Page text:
Francorps Chairman Weighs the Effect of a Minimum Wage Increase

Last week, protestors gathered at McDonald’s headquarters during McDonald’s Annual Meeting to draw attention to their goal… nearly 100 percent increase of the hourly wages paid to employees in McDonald’s

Aside from the fact that everyone wants to earn more money and a better economic life, the impact of an across the board increase, even short of this magnitude would have a major inflationary effect on
the entire economy.

The foodservice industry, and particularly the burger industry, is an extremely competitive industry, with hand-to hand combat over prices, coupons, and low margins.

In Francorp’s work with hundreds of restaurant clients, we consistently see fluctuations and increases in prices of beef, chicken, potatoes, and sugar that are often absorbed to avoid pricing themselves too high over
competition. Labor costs are monitored down to the tenth of a percent to control operating costs, in addition to the healthcare benefits provided. Altogether, it is an industry of extremely slim margins. Direct labor costs in restaurants average 15 percent of gross revenue. Doubling those costs would render a deathblow to the restaurant industry, unless passed on to consumers.

An increase of the minimum wage on a national level will have a major domino, inflationary effect. Restaurants, retail, service businesses, and any businesses employing minimum wage employees will have to pass on these increases to the consumer.

The companies that are manufacturing, producing, and distributing the goods sold to these companies will have to increase wages they pay their employees too. More companies will be forced to purchase more products outside the U.S. and to reduce their work forces to contain costs. Houses, cars, groceries will all cost more…everything will cost more and more people will become unemployed.

Don Thompson, CEO of McDonalds weighed in on the issue. He stated: “About one-third of our employees are ages 16 to 19. Nearly 60 percent of our hourly employees are 24 years or younger. And about 70 percent of our workforce is part-time, many of whom are just getting started. We’re proud that we and our franchisees provide training and resources to help open the door of opportunity that many of us have been blessed to experience.” He added that there is “no better testament to McDonald’s commitment to employees than the fact that in U.S. alone, almost 50 percent of our general managers in company-operated restaurants started as hourly employees.”

Do the math: A typical restaurant that does $1,000,000 per year in sales, averages food costs of 40 percent and direct labor costs of 15 percent plus management and assistant management costs of 10 percent.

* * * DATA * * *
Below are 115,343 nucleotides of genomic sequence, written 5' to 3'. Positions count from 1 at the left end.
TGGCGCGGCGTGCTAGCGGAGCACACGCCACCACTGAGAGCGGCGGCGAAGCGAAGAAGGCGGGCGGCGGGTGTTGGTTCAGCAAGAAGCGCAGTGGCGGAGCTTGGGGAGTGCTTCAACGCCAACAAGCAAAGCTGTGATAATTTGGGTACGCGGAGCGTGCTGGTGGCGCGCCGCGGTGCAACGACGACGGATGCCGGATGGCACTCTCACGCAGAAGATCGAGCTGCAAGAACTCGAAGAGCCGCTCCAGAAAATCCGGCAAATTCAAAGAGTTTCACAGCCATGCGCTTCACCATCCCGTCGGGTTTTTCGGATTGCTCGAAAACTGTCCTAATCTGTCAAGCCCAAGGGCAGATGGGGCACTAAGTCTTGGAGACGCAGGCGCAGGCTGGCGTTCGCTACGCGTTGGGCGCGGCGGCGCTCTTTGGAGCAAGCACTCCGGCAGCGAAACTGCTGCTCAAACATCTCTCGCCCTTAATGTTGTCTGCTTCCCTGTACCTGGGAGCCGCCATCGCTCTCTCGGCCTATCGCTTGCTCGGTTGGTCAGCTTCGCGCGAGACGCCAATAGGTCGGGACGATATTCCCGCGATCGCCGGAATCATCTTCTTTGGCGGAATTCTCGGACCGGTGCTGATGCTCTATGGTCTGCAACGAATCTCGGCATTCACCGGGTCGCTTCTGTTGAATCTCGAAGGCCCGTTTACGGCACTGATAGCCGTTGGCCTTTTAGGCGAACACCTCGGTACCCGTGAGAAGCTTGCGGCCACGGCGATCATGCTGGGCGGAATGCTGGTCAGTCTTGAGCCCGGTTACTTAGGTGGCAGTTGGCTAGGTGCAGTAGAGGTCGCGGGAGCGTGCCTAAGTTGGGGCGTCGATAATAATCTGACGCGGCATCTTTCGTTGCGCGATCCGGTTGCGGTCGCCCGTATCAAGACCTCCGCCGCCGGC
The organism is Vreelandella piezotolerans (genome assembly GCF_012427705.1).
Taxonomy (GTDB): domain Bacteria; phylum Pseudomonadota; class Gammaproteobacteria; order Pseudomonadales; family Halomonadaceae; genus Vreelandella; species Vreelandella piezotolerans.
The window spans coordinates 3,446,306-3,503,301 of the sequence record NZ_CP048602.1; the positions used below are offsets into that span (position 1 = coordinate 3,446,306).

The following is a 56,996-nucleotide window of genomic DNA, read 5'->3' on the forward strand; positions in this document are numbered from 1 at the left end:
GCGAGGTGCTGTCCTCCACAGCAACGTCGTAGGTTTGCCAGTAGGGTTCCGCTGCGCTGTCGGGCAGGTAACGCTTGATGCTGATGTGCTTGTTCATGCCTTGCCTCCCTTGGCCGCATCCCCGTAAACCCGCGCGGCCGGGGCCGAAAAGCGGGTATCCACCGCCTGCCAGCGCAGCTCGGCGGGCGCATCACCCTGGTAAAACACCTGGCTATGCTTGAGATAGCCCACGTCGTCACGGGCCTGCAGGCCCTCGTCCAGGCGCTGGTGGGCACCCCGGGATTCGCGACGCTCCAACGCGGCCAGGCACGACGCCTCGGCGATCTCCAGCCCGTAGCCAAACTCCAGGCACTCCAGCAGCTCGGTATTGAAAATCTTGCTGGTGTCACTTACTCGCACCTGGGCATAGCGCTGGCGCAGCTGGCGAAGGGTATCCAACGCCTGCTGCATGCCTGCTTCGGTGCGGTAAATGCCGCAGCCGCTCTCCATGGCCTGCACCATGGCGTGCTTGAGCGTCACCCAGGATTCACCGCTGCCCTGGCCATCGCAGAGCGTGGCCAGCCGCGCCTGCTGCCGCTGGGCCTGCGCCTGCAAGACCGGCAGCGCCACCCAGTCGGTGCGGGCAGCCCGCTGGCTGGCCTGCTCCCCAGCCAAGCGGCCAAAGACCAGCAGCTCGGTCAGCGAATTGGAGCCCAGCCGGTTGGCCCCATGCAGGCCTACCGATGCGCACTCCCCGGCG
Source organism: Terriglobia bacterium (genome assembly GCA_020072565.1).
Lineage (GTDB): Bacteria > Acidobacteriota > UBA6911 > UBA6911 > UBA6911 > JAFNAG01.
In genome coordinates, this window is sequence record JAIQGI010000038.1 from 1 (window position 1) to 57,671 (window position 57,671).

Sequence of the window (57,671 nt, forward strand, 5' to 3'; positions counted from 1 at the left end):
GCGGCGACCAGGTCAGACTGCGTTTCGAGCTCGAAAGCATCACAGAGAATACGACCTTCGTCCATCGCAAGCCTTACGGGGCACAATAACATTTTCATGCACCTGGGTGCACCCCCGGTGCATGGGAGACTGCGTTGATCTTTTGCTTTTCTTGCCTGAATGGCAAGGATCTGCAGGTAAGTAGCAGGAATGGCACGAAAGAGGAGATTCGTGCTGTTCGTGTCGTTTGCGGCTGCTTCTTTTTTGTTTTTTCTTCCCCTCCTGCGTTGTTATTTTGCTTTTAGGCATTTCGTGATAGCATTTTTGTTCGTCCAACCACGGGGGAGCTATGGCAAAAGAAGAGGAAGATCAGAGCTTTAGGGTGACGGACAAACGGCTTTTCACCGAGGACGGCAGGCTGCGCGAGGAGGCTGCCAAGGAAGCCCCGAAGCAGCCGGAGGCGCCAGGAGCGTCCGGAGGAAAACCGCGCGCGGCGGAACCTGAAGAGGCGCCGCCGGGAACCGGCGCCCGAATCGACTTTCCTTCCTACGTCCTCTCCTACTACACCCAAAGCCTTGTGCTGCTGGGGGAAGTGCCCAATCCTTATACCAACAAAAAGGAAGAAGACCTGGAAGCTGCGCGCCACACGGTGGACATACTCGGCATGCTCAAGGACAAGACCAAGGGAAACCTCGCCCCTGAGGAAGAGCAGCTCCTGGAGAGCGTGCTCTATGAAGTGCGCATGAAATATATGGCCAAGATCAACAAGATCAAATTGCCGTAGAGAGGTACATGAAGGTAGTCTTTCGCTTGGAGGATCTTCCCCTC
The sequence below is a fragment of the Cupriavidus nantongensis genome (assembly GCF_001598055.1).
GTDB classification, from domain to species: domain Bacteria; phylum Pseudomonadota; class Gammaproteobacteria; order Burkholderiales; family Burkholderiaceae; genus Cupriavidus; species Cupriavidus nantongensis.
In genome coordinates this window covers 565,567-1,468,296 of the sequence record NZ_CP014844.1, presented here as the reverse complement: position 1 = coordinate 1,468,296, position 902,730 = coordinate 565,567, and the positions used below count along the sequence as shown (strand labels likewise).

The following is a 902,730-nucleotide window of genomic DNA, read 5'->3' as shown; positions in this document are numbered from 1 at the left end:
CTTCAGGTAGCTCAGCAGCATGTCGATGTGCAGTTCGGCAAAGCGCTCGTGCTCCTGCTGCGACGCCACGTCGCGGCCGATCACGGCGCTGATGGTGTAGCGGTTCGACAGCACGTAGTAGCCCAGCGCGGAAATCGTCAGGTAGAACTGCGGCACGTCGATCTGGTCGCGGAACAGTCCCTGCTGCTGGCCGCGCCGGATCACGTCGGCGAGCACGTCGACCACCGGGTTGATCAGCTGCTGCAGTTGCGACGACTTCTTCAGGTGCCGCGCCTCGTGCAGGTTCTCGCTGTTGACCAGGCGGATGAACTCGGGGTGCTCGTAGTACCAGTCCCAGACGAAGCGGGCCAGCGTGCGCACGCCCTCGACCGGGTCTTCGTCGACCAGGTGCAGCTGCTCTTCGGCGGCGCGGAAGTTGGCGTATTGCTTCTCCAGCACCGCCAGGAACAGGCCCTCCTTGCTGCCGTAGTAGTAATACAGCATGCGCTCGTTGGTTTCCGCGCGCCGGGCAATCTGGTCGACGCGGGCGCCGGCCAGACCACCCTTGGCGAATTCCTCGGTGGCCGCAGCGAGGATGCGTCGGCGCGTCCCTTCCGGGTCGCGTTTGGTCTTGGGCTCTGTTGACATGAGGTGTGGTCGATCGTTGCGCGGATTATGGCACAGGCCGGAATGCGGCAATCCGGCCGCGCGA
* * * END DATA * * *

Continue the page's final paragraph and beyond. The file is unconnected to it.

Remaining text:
If you double the direct labor costs to $15 per hour, they now increase the labor costs to 30 percent or $300,000. Food costs would be undoubtedly higher because the suppliers will be increasing the wages of their workers as well, but even using current average food costs at 40 percent, amounts to $400,000. Add in the rent of 10 percent or $100,000; then insurance, utilities, administrative, supplies, – another 15 percent or $150,000; a Franchise Royalty payment of 5 percent or $50,000; advertising expense of 5 percent or $50,000, and you have a total of expenses of $1,050,000 – or a net loss of $50,000.

The only option is to raise prices and hope that the price increases do not cause a drop in sales. Of course the resultant increases in the price of everything will wipe out the additional wages of the employees as everything will cost them more.Inflation anyone? Isn’t that the point? This is a free country. No one has to work at McDonalds.

For those of us whose parents were immigrants, our parents told us to work hard, go to school, get promoted or move onto a better job. Where does it say that we should get more money for doing the same job without increasing the level of productivity or our value to the companies for whom we work? The fact that almost 50 percent of McDonald’s general managers started out as hourly employees is testimony to the opportunity minimum wage earners have to earn their piece of the American Dream. Let’s not forget that McDonalds feeds us, provides jobs, pays taxes, and financially supports many causes, including its own Ronald
McDonald House. McDonald’s is part of the solution, not part of the problem.

With more than 40 years of experience in corporate management, franchising, direct sales, and business administration, Donald D. Boroian is among the nation’s most sought after consultants in the field of business
expansion. He and his companies have provided consulting services for more than 10,000 businesses, including some of the nation’s best known franchisors: McDonald’s, KFC, Hallmark, Ford, and many more.

Mr. Boroian’s book, The Franchise Advantage, is widely regarded as one of the most authoritative and skillfully written books on franchise development. He is also co-author, along with Joseph Mancuso, of the popular Simon & Schuster book, How to Buy and Manage a Franchise. Mr. Boroian’s third book, Franchising Your Business, is largely regarded as the most authoritative publication on franchising.

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